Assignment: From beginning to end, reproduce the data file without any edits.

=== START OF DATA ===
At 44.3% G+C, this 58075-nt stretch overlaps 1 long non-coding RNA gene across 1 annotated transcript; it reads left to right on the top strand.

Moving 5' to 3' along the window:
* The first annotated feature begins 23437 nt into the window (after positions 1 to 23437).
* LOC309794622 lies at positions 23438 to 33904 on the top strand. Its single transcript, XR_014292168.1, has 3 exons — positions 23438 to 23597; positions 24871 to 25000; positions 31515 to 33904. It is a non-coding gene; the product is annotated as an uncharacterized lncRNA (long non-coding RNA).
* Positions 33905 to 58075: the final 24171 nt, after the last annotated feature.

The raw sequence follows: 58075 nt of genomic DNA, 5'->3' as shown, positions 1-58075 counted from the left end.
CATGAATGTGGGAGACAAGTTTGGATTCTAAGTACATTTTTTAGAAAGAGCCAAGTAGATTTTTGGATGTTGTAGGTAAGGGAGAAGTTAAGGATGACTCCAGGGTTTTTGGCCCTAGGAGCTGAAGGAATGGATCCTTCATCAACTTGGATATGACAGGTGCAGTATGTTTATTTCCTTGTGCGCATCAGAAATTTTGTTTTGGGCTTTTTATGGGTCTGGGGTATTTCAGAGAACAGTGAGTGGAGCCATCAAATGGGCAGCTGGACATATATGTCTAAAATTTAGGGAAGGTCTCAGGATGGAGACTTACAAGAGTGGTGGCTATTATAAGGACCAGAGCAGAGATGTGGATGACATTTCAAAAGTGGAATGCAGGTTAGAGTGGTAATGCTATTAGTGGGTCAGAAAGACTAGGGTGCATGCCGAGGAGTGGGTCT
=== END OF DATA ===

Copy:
At 44.3% G+C, this 58075-nt stretch overlaps 1 long non-coding RNA gene across 1 annotated transcript; it reads left to right on the top strand.

Moving 5' to 3' along the window:
* The first annotated feature begins 23437 nt into the window (after positions 1 to 23437).
* LOC309794622 lies at positions 23438 to 33904 on the top strand. Its single transcript, XR_014292168.1, has 3 exons — positions 23438 to 23597; positions 24871 to 25000; positions 31515 to 33904. It is a non-coding gene; the product is annotated as an uncharacterized lncRNA (long non-coding RNA).
* Positions 33905 to 58075: the final 24171 nt, after the last annotated feature.

The raw sequence follows: 58075 nt of genomic DNA, 5'->3' as shown, positions 1-58075 counted from the left end.
CATGAATGTGGGAGACAAGTTTGGATTCTAAGTACATTTTTTAGAAAGAGCCAAGTAGATTTTTGGATGTTGTAGGTAAGGGAGAAGTTAAGGATGACTCCAGGGTTTTTGGCCCTAGGAGCTGAAGGAATGGATCCTTCATCAACTTGGATATGACAGGTGCAGTATGTTTATTTCCTTGTGCGCATCAGAAATTTTGTTTTGGGCTTTTTATGGGTCTGGGGTATTTCAGAGAACAGTGAGTGGAGCCATCAAATGGGCAGCTGGACATATATGTCTAAAATTTAGGGAAGGTCTCAGGATGGAGACTTACAAGAGTGGTGGCTATTATAAGGACCAGAGCAGAGATGTGGATGACATTTCAAAAGTGGAATGCAGGTTAGAGTGGTAATGCTATTAGTGGGTCAGAAAGACTAGGGTGCATGCCGAGGAGTGGGTCT